Sunday, August 3, 2008
This hotel bar is zapper in Canada
NIAGARA-ON-THE-LAKE, Canada – The abundance of summer flowers along the street give rise to a grand early Victorian redbrick hotel in Canada, and they immediately draw me to the door.
It gives way to a richly appointed English-style room with intricately carved mahogany covering every inch of the walls and ceiling in the Prince of Wales Hotel pub in downtown Niagara-on-the-Lake.
I grab a stool, its seat upholstered in maroon leather, before hearing a loud zap, pop and fizzle behind the bar. From the corner of my right eye, a bright light flashes from a stainless steel wine and beer cooler.
“I’m not touching that,” exclaims the beautiful young female bartender while maintaining an infectious smile. “There is a fire in there.”
A waitress afraid of a shock emerges holding a white linen napkin and uses it to open the refrigerator door, releasing a putrid cloud of smoke and gases. The fire is out but, the room now stinks like burning wire and car tires. She calls for maintenance. A few minutes later, a manager comes to the rescue with a can of air freshener that she sprays around the back bar.
“There, now it smells like apples,” she says, leaving the room with more obnoxious chemicals in the air.
I wonder if I should gulp down a beer and find somewhere else to eat, even though the vegetarian sandwich advertised on the outdoor menu is calling my name.
The air clears so I order the grilled asparagus with Monteforte feta off the Churchill Lounge menu from the still-bubbly bartender. It arrives with roasted red peppers in two wedges of rosemary focaccia spread with basil mayo. A plain salad of just mixed greens equally covered in a white balsamic vinegar and extra virgin olive oil dressing also springs from the plate. Together, they make for a great light lunch on a hot, breezy day in Upper Canada’s wine country, costing $14 in Canadian cash.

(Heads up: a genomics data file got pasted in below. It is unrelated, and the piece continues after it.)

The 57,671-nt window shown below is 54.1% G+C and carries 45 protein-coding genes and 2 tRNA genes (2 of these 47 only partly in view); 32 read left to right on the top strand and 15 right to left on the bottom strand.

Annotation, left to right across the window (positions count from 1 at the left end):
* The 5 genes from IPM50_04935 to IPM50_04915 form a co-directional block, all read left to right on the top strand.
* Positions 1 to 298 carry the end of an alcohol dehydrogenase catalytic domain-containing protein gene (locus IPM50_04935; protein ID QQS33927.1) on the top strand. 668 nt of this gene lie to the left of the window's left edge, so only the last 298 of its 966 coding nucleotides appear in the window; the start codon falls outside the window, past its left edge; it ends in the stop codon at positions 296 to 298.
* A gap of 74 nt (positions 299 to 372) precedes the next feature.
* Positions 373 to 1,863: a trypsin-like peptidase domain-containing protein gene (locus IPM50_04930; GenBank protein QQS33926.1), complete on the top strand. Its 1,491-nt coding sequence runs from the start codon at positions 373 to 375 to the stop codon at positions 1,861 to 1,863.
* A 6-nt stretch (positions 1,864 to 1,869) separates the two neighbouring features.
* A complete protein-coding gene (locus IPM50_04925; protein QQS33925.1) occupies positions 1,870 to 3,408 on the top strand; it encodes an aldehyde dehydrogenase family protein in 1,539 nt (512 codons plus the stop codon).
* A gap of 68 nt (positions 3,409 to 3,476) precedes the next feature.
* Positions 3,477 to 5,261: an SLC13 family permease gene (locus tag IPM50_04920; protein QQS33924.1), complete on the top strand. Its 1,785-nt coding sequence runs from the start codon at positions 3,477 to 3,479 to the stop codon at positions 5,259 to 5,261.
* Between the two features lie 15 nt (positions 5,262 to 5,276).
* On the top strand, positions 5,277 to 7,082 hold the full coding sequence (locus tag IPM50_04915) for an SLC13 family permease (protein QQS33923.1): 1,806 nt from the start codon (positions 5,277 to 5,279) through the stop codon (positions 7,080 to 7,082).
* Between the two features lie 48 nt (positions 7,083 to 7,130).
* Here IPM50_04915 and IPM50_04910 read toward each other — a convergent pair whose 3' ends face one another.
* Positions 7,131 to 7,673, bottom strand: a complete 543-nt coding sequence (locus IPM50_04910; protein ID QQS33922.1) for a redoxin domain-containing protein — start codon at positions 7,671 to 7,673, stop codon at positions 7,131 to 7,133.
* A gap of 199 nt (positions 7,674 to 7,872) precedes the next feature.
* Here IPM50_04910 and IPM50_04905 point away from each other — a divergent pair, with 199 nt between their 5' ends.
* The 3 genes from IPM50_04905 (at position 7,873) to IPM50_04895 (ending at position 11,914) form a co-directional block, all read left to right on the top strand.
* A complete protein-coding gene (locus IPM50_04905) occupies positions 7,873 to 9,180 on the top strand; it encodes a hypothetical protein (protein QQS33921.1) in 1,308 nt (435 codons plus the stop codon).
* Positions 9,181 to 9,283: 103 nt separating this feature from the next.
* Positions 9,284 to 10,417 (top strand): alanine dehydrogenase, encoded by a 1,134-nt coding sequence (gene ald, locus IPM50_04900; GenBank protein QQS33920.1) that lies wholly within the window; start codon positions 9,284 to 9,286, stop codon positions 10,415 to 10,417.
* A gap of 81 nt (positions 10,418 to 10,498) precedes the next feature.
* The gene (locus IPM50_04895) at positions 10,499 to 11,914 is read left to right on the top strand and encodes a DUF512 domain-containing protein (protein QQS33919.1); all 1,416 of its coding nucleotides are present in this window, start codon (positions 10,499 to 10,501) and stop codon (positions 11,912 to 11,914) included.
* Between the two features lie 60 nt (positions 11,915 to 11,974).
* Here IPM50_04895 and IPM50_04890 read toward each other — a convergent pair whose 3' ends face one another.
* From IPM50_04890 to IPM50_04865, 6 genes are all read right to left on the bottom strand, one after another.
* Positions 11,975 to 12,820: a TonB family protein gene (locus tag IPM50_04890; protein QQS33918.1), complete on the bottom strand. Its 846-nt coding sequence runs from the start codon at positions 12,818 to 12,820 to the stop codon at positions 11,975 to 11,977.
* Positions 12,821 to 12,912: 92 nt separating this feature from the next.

This town is understandably where dark-tanned, wealthy white boaters come to play at the juncture of the Niagara River and Lake Ontario. Niagara-on-the-Lake is commonly called one of the prettiest towns in Canada because of its quaint residential streets and small downtown lined with restaurants, shops and galleries. A half-hour’s drive from Niagara Falls, it’s a fantastic tourist destination filled with pristinely restored Colonial- and Federal-style buildings. The town dates to the 1700s, having been the first capital of Upper Canada, now known as the province of Ontario. But, the village had to be rebuilt after being leveled by American troops during the War of 1812, when the United States tried unsuccessfully to expand its territory into Canada.
The Prince of Wales, with more than 100 luxury rooms, dates to 1864. Leisurely guests can enjoy a traditional afternoon British tea in the frilly drawing room or relax at a spa. Instead, I sample a cold glass of Niagara Pale Ale, a product of the Niagara Falls Brewing Co., before taking a stroll through the downtown, where horse-drawn white carriages compete with slow-moving cars along narrow streets.
“You came at the most exciting time of the day,” the bartender says, giving a nod in the direction of the dead beer cooler.
“It was the highlight of my day,” I tell her.